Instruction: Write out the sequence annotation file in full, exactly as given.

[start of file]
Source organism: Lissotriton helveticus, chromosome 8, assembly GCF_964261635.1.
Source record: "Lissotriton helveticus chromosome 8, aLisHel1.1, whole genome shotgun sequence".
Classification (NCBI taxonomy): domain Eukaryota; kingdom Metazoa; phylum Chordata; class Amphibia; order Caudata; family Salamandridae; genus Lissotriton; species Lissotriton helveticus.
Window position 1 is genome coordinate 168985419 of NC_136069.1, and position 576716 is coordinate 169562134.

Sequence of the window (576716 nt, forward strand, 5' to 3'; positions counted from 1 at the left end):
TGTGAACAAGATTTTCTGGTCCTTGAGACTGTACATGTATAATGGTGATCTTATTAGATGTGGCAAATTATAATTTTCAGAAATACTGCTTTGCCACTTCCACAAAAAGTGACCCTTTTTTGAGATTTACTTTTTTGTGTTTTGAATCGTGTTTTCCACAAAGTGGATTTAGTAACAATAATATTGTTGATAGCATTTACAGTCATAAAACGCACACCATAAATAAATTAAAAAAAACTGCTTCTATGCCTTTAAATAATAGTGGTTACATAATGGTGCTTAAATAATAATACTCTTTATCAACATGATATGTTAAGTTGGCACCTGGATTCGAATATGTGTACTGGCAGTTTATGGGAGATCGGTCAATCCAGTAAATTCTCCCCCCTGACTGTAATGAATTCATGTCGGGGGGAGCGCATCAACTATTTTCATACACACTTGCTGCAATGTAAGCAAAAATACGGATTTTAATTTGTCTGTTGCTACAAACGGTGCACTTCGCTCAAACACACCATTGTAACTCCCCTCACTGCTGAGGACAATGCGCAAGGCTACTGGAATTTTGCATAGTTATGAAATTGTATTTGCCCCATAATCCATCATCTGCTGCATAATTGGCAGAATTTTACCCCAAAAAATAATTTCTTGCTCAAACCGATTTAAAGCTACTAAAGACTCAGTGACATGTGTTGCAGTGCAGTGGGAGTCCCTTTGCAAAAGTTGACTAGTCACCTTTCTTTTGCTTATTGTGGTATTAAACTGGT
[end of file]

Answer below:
Source organism: Lissotriton helveticus, chromosome 8, assembly GCF_964261635.1.
Source record: "Lissotriton helveticus chromosome 8, aLisHel1.1, whole genome shotgun sequence".
Classification (NCBI taxonomy): domain Eukaryota; kingdom Metazoa; phylum Chordata; class Amphibia; order Caudata; family Salamandridae; genus Lissotriton; species Lissotriton helveticus.
Window position 1 is genome coordinate 168985419 of NC_136069.1, and position 576716 is coordinate 169562134.

Sequence of the window (576716 nt, forward strand, 5' to 3'; positions counted from 1 at the left end):
TGTGAACAAGATTTTCTGGTCCTTGAGACTGTACATGTATAATGGTGATCTTATTAGATGTGGCAAATTATAATTTTCAGAAATACTGCTTTGCCACTTCCACAAAAAGTGACCCTTTTTTGAGATTTACTTTTTTGTGTTTTGAATCGTGTTTTCCACAAAGTGGATTTAGTAACAATAATATTGTTGATAGCATTTACAGTCATAAAACGCACACCATAAATAAATTAAAAAAAACTGCTTCTATGCCTTTAAATAATAGTGGTTACATAATGGTGCTTAAATAATAATACTCTTTATCAACATGATATGTTAAGTTGGCACCTGGATTCGAATATGTGTACTGGCAGTTTATGGGAGATCGGTCAATCCAGTAAATTCTCCCCCCTGACTGTAATGAATTCATGTCGGGGGGAGCGCATCAACTATTTTCATACACACTTGCTGCAATGTAAGCAAAAATACGGATTTTAATTTGTCTGTTGCTACAAACGGTGCACTTCGCTCAAACACACCATTGTAACTCCCCTCACTGCTGAGGACAATGCGCAAGGCTACTGGAATTTTGCATAGTTATGAAATTGTATTTGCCCCATAATCCATCATCTGCTGCATAATTGGCAGAATTTTACCCCAAAAAATAATTTCTTGCTCAAACCGATTTAAAGCTACTAAAGACTCAGTGACATGTGTTGCAGTGCAGTGGGAGTCCCTTTGCAAAAGTTGACTAGTCACCTTTCTTTTGCTTATTGTGGTATTAAACTGGT